Euphoria is still under construction. Two language facilities are missing. The first is scalar accumulation along a vector operator. For example, cumulating the sum of the products of a vectorial multiply. This is the physicist's scalar or dot product, the statisticians' variance/covariance summation, and (when the operator is != not equal) the game programmers' collision detector. (Babel's curse: each discipline renames the basic math concepts, often several times.) Of course these functions can be programmed in Euphoria, but nothing can match the speed of a built-in function, and Euphoria's design cries out for a scalar inner product symmetrical with the vector outer product it already provides.


The other missing syntactic feature in Euphoria (as in AWK) is the run-time function specifier. C, C++, and Java all use a pointer-to-function scalar type, and these are the only pointers that Euphoria's index syntax can't replace. More powerful languages (like LISP, Scheme, Forth, or PERL) have an eval, apply, or interpret function built-in that will evaluate a string and apply the function it specifies.


Euphoria will have to gain at least the function pointer to become an object oriented programming language (OOP) because the "member function" is the only missing ingredient for completely encapsulated "class" definitions. Notice that Euphoria's type definitions are otherwise completely inheritable. The same facility is at the heart of simulated annealing, genetic algorithms, nonlinear function maximization, and other generalized tools of modern numerical analysis. It is also the key to "strategy" routines in game programming.


The last small features of Euphoria are the statements themselves, and there are only a few of them. The three control flow statements are if, while, and for. Euphoria adds a simple elsif clause to the if statement. The while statement is also simple, and the for statement is classic.


The indexing variable in the for statement is local to the loop and disappears outside it. Euphoria also has a modern namespace structure where variable and function names are local to their enclosing procedures or include files. A function or procedure must be marked as global if its name is to be exported beyond its namespace.


Both the while and the for statements can have an exit statement within them that exits to the first statement following the innermost enclosing loop. Euphoria suffers nothing comparable to Java's labelled continue statement.


There are no semicolons at the end of lines. Euphoria is a modern stream language with new lines as white space. We may break up any statement as we please, or put several on a single line. The indentation wars should be glorious.


This small language has only two built-in types, full type definition facilities, run-time type checking, full IEEE math, vectorial operators, run-time bounds checking, structured syntax, streaming statements with simple delimiters ("end if"), and modern namespaces. It is an ideal language for the beginner because there is only a little to learn now and nothing to unlearn later.





Euphoria is an interpreted language, just like AWK or QBasic. The programmer codes in the swift edit-test-edit cycle without waiting for compile/link operations. Euphoria has an integrated debugger built into the interpreter and also has a compiler to turn debugged code into a distributable EXE file: the best of both worlds in one small fast language.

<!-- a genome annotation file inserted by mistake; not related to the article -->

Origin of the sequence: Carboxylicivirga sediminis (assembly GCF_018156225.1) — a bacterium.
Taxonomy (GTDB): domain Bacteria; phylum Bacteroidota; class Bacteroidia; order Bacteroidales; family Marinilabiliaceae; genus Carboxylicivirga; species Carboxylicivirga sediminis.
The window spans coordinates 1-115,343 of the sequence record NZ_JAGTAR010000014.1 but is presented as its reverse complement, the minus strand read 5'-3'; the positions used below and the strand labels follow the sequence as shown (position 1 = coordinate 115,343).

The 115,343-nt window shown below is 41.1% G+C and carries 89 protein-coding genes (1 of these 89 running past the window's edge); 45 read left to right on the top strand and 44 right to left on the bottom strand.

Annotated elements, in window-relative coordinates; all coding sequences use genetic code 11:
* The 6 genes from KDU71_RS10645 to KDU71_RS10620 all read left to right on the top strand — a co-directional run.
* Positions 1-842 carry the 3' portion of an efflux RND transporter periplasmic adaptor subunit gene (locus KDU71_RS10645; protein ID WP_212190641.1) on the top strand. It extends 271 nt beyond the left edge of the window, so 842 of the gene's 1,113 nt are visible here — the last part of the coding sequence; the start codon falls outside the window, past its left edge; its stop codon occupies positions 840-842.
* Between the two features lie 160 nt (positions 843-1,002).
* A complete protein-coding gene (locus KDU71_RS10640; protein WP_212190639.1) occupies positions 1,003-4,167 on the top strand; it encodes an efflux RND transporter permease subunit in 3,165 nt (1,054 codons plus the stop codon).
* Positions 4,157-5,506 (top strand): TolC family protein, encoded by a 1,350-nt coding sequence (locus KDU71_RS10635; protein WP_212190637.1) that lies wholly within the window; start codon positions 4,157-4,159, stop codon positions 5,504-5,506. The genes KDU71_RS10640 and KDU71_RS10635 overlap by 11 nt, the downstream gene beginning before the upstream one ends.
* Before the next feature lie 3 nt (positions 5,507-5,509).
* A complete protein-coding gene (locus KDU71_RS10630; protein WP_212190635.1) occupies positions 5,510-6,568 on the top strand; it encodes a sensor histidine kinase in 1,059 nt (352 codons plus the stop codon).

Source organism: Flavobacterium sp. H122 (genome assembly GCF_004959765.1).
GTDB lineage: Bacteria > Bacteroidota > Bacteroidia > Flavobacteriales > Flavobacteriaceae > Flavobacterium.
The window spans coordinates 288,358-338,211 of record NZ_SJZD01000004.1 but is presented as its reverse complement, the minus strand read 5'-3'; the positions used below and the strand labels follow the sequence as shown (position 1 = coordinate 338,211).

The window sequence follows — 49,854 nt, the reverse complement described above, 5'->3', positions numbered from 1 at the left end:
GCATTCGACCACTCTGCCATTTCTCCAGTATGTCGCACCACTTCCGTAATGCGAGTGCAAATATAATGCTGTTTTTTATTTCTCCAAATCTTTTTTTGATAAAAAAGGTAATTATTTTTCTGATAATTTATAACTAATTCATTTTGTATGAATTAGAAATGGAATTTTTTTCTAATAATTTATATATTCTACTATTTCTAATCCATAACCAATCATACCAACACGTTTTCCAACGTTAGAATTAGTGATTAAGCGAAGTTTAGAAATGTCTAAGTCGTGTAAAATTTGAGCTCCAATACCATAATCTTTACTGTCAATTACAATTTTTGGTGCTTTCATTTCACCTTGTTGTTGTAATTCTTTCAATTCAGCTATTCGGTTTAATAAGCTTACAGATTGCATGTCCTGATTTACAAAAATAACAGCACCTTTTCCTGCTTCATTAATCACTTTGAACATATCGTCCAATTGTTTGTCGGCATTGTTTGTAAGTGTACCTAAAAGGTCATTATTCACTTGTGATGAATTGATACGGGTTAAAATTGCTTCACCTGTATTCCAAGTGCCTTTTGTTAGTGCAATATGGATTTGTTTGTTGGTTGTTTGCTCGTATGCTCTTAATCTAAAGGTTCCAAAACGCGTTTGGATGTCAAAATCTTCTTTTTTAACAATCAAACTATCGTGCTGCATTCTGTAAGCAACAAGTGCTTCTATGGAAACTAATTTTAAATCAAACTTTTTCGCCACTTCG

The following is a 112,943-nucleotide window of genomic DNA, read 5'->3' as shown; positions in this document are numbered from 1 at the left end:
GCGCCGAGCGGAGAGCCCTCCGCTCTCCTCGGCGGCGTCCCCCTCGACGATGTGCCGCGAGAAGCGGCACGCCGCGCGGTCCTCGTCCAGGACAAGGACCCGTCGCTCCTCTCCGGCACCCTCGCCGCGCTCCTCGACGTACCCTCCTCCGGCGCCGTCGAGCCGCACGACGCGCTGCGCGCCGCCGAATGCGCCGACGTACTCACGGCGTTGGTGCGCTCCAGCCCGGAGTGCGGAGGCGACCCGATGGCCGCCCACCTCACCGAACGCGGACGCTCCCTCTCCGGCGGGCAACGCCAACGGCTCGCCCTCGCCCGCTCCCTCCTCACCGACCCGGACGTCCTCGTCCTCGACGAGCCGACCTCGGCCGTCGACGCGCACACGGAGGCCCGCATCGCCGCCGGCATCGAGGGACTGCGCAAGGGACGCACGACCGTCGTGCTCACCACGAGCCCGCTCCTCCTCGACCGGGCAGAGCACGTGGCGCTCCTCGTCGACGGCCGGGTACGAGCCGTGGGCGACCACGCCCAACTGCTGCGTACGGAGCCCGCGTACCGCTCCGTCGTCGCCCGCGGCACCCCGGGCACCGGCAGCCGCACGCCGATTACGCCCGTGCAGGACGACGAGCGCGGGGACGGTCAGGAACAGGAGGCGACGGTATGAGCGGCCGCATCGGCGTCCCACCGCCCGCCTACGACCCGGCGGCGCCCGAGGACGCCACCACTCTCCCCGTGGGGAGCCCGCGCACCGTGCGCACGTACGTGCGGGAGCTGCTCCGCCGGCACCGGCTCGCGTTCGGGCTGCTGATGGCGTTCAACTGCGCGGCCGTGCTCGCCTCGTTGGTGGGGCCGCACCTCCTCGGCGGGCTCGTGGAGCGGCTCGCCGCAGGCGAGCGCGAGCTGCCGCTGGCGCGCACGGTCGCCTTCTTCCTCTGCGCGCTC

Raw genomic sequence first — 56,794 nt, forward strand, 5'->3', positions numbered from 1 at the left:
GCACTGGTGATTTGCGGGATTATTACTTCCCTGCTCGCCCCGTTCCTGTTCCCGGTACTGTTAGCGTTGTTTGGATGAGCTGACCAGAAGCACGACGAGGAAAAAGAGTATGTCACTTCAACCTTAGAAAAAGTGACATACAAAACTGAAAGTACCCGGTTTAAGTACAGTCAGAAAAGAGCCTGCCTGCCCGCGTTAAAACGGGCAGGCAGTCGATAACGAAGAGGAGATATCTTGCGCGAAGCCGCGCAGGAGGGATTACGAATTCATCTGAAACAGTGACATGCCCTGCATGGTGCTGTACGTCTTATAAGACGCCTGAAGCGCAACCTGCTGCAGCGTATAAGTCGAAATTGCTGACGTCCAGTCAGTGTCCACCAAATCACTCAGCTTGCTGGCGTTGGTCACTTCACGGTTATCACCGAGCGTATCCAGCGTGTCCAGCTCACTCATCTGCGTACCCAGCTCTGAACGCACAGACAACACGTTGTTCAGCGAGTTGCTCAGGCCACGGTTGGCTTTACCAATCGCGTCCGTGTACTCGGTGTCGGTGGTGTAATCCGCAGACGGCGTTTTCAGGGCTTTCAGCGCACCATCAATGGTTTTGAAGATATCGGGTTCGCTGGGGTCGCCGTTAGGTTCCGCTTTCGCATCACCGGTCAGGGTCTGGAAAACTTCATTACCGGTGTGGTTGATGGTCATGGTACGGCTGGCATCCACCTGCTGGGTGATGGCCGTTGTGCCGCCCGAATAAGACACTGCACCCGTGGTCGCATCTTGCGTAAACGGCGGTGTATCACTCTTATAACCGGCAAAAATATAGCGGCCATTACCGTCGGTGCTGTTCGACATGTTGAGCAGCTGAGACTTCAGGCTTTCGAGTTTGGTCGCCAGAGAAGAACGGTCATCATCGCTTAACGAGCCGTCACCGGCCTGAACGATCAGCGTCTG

Coding is faster because Euphoria supplies 8 function libraries containing 40 functions in addition to the 48 built into the language. The function libraries cover graphics, image processing, mouse reading, file and directory operations, command-line wildcard specifiers, sorting, keyboard input, full machine access to user assembly routines, interrupts, and memory assignments. The libraries (and the editor) are all in open source so the programmer can lift and learn rather than recreate.


Notice that there is no "dimensioning" in statements defining Euphoria's sequences and no arbitrary length or end markers for text strings. The programmer doesn't have to work out how to fit objects into 64-kbyte blocks or the 640 Kbytes of lower memory. Euphoria has a built-in memory manager that gives the whole 32-bit flat address space of the machine's memory to the programmer, and then automatically pages out to disk if more is needed. A compiled Euphoria program carries the whole virtualized memory mechanism right along with it, and almost always produces an EXE file smaller than 200 Kbytes.


In addition to the memory manager and virtualized memory paging to disk, Euphoria has an exceptional garbage collection algorithm that recaptures and reallocates unused memory automatically.


Euphoria code executes very rapidly: Creator Robert Craig claims 10 to 20 times the execution speed of QBasic and 8 times the speed of Java.


Euphoria is fast to learn, fast to code, and flies when it executes. Euphoria is fast.











Craig, Robert and Junko C. Miura. The Official Euphoria Homepage. Rapid

Deployment Software. 2001. (22 Nov. 2001).



Euphoria. Hippy's Happy Home Page. 1999. (23 Nov. 2001).



The Euphoria Programming Language. University of Michigan-Dearborn, College of

Engineering and Computer Science Homepage. 2001. (24 Nov. 2001).